Security firm fined after electric gates trapped three-year-old outside Bournemouth school (From Bournemouth Echo)
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Company has to pay £10k after incident in 2010
A security company has been fined after electric gates trapped a three-year-old boy outside a Bournemouth primary school.
The youngster escaped serious injury thanks to quick-thinking passers-by who pulled him to safety.
But an investigation by the Health and Safety Executive (HSE) revealed the company had failed to fit appropriate safety devices to the gate. Now it has been fined £3,000 and ordered to pay £7,000 after pleading guilty to breaching safety regulations.
The incident took place more than three years ago but the case against Wiltshire-based Camera Security Services Ltd has only just been heard by Swindon magistrates.
“This was an easily preventable incident that could have had tragic consequences” said HSE inspector Stephan Axt-Simmonds.
“Suppliers and installers of gate automation equipment must remember that they are creating a machine and they must carry out the proper procedures to ensure the equipment they install does not pose a danger to the public.
“Camera Security Services Ltd failed to ensure the equipment they supplied and installed in 2008 was able to operate safely. They had a clear legal requiremen in this regard and should also have been mindful that this particular location would be used by a particularly vulnerable group.”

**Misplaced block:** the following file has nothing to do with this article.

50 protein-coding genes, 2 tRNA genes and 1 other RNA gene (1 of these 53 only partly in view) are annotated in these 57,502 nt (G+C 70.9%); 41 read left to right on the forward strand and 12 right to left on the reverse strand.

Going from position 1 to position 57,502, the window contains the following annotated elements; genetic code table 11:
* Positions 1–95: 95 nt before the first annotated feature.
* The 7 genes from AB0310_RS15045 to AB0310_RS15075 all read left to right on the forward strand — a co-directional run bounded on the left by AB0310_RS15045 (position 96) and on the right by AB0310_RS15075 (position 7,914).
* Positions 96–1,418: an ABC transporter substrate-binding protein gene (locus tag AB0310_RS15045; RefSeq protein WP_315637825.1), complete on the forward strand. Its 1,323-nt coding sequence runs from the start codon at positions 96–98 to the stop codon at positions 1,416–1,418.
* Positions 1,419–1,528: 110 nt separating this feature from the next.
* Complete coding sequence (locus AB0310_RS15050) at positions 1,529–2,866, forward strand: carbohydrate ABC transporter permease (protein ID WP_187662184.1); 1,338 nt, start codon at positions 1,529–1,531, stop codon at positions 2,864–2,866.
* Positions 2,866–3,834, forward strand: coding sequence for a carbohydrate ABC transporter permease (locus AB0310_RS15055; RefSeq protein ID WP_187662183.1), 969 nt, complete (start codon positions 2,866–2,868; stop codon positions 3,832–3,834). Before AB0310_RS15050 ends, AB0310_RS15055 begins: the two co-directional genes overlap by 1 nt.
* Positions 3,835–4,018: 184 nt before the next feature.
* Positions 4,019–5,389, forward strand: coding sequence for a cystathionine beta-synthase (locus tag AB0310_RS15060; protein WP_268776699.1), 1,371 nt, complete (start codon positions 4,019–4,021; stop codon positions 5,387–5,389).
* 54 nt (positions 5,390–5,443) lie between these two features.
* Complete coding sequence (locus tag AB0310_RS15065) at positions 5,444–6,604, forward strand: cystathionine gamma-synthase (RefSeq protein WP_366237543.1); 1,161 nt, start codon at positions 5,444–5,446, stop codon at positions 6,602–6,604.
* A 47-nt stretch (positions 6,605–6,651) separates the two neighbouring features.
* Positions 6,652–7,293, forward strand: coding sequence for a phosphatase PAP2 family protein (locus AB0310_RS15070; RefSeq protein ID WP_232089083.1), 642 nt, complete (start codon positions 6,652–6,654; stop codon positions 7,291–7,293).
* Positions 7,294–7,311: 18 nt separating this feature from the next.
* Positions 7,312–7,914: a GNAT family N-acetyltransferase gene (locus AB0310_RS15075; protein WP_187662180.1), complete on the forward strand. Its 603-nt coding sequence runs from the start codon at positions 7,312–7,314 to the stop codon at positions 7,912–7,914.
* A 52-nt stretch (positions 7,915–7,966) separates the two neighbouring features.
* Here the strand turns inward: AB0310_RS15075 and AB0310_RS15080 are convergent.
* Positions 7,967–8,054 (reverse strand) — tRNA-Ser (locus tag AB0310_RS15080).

He stressed that the company is now run by a different team of people following the death of the director last year.
Neil Goddard, Service Director for Community Learning & Commissioning, said: “Immediately following the incident in January 2010, working closely with the Health and Safety Executive and the school, modifications were made to the school gate to ensure a similar incident could not occur again. All electric gates at Council operated sites were also audited to ensure that they did not present any risk.”
Sarah Dunn, headteacher at Heathlands Primary School, said: “We are satisfied with the outcome of the court case and that the supplier of the electric gate has been found at fault.
“We worked closely with the Council and the Health & Safety Executive at the time of the incident to ensure that measures were immediately put in place to ensure that the gate, which is used for vehicles to exit the school grounds, posed no further risk.”
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